Typhoid Rosie is led by Rosie Rebel, also known for her pre-Typhoid Rosie work as a long-time comedian which has been talked about on The Tonight Show with Jay Leno. In the midst of her rise in comedy, Rebel unintentionally discovered her knack for writing music while attending a music class at Columbia University. She later paired up with husband and drummer, Phil Wartell, to begin writing and producing; bringing Typhoid Rosie to life. After suffering the tragic loss of her mother, Rebel started to open her songs up to the world using music as a way to express her deepest emotions.

The album 'Hearts Bleed Goodbye' is a consistently good collection of indie pop and indie rock songs, with the latest single 'Run Along' typifying the more rock orientated side of the band. I have to say there is not one 'filler' song in the collection, indeed the album is a real treat for indie fans.


Cool Ghouls - Sundial.

Background promo - Cool Ghouls is a rock'n'roll band. A band for playing rock'n'roll - that electric American folk art - without pretense. Think of rock'n'roll less as a genre and more as an action. A ritual performed with electric guitars and a drum kit to conjure a certain youthful spirit.

Inevitably, when listening to Cool Ghouls, you may recall performers of the past, other summoners of this same spirit, whose fingers were also channels through which rock'n'roll was made physical. But this band's purpose is not to reference, fetishize, or even celebrate these incarnations of rock'n'roll that came before them. Their intention is to animate their medium - bring to life the inanimate framework that is rock'n'roll. Get the kids dancing. Get the floor at the house party to cave in. Not to sound like a rock'n'roll band, but to do what a rock'n'roll band does. A band for playing rock'n'roll.

It's something the Ghouls know they have not yet entirely mastered. (How many of the numerous outfits playing these days have?) While they've certainly managed to convince audiences aplenty at home in San Francisco, along the West Coast, even abroad of their prowess, they are ever honing their blade. Refining an approach, learning to listen more keenly, seeing beyond bullsht, really getting at the essence of not only rock'n'roll, but of that which exists between four unique players - it's a task to keep a body busy for a lifetime. A kind of four-way collective self actualization.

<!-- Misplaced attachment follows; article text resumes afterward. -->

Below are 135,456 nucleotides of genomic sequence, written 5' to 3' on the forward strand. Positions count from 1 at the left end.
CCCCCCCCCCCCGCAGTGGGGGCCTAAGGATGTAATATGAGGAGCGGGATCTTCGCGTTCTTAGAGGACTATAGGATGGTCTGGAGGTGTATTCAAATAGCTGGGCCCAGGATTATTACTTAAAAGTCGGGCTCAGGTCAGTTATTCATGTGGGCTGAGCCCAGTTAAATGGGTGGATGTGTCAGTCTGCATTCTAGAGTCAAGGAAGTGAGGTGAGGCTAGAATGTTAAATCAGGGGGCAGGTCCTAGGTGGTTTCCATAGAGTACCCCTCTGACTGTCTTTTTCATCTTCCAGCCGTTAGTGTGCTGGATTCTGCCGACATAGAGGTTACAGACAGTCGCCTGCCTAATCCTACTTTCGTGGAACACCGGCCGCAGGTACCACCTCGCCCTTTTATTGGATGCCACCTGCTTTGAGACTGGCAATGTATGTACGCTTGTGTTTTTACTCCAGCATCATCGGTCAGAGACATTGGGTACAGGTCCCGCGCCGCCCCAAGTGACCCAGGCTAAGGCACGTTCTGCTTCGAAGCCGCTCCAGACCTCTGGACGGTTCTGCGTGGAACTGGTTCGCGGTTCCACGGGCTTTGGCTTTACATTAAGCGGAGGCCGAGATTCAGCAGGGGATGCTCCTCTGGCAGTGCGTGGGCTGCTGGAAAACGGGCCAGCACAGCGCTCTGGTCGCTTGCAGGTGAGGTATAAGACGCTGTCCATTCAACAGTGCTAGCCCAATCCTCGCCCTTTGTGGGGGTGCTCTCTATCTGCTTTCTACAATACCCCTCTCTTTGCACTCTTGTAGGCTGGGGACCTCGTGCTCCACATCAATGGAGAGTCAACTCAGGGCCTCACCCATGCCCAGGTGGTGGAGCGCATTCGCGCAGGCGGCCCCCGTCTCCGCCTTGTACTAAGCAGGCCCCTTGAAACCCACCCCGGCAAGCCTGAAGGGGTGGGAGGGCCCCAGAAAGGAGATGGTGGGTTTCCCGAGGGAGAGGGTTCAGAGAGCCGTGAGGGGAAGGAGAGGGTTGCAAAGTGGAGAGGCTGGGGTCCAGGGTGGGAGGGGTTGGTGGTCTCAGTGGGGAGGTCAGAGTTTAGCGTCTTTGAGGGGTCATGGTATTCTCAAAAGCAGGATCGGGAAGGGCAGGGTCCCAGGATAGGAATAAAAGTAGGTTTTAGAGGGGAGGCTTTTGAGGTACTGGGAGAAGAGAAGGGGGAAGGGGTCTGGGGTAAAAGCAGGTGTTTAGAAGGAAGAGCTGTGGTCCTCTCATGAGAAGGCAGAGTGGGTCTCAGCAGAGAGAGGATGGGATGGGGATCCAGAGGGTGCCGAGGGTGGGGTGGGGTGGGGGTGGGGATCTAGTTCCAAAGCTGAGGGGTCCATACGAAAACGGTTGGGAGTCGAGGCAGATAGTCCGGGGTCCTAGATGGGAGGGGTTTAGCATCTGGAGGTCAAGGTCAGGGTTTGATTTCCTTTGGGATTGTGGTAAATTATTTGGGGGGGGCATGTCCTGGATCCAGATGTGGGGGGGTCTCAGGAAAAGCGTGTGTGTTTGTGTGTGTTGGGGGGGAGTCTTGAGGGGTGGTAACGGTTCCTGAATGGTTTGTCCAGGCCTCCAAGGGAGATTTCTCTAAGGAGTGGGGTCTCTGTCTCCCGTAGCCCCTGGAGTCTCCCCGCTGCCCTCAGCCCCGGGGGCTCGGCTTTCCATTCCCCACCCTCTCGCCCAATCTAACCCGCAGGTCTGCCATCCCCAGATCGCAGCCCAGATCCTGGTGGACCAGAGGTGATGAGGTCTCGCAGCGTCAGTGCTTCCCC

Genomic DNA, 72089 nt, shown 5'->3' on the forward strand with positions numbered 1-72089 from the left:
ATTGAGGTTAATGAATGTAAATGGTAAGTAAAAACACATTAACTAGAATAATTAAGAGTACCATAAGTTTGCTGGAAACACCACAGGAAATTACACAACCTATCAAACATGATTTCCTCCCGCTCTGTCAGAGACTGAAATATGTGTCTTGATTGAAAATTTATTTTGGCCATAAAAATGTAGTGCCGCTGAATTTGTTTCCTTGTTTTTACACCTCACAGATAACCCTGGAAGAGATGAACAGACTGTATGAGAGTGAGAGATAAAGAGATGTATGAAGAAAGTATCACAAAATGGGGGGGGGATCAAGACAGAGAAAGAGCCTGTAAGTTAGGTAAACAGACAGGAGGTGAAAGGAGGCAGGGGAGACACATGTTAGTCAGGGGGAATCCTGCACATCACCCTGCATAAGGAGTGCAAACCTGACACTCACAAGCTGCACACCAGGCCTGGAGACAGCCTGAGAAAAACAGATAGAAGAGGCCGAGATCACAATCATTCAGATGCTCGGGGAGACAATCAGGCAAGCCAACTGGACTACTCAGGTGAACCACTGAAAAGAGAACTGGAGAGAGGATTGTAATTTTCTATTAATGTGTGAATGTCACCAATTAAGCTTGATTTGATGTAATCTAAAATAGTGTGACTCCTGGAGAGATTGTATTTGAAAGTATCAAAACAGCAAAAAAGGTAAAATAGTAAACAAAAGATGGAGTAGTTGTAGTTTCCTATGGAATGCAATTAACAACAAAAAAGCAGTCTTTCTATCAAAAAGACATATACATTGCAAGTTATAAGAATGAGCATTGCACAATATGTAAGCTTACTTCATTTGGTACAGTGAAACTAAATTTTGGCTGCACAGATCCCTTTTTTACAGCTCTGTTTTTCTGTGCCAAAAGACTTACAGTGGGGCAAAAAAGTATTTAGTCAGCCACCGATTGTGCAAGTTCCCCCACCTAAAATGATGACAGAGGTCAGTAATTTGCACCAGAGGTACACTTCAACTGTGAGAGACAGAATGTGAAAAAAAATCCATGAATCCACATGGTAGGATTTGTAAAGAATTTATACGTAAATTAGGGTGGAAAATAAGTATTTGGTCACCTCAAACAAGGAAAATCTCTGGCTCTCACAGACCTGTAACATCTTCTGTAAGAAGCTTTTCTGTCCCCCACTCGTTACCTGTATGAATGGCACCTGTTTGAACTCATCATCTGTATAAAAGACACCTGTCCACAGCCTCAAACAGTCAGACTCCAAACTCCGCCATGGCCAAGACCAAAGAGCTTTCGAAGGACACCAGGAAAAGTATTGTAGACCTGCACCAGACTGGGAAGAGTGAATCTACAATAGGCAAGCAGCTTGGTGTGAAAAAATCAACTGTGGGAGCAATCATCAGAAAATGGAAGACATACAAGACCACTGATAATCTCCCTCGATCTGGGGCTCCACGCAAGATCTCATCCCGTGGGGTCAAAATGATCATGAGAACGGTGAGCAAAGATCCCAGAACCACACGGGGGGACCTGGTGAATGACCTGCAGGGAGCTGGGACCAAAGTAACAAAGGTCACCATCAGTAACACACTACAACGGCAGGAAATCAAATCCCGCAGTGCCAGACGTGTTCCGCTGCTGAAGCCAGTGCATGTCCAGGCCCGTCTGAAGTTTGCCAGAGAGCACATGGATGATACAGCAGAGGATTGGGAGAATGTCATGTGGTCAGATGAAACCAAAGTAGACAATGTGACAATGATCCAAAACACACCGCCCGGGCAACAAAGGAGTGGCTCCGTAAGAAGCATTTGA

You might not hear all of this in a Cool Ghouls track. That might be because there's something about rock'n'roll that you're missing. That might be because there's something about Cool Ghouls that you're missing. Or it might be because the Ghouls have not yet distilled the eternal powers from which they draw into an expression that your ears understand. But make no mistake, this is music about and for the here and now.

Tour dates:
6/16 - San Francisco, CA - Thee Parkside
6/18 - Guerneville, CA - Deathstock II
7/7  - San Francisco, CA - Rickshaw Stop
8/11 - San Francisco - The Chapel
8/16 - Los Angeles, CA - TBA
8/19 - Austin, TX - Barracuda
8/20 - San Antonio, TX - Limelight
8/24 - Boise, ID - The Olympic

'Sundial' really does have that classic rock'n'roll feel to it, that initially reminded me of late 1960's west coast bands. It's a really good listen regardless of era's, the vocals drive the melody, whilst the bands harmonies and fine playing, give the song that little something, that makes a song really stand out.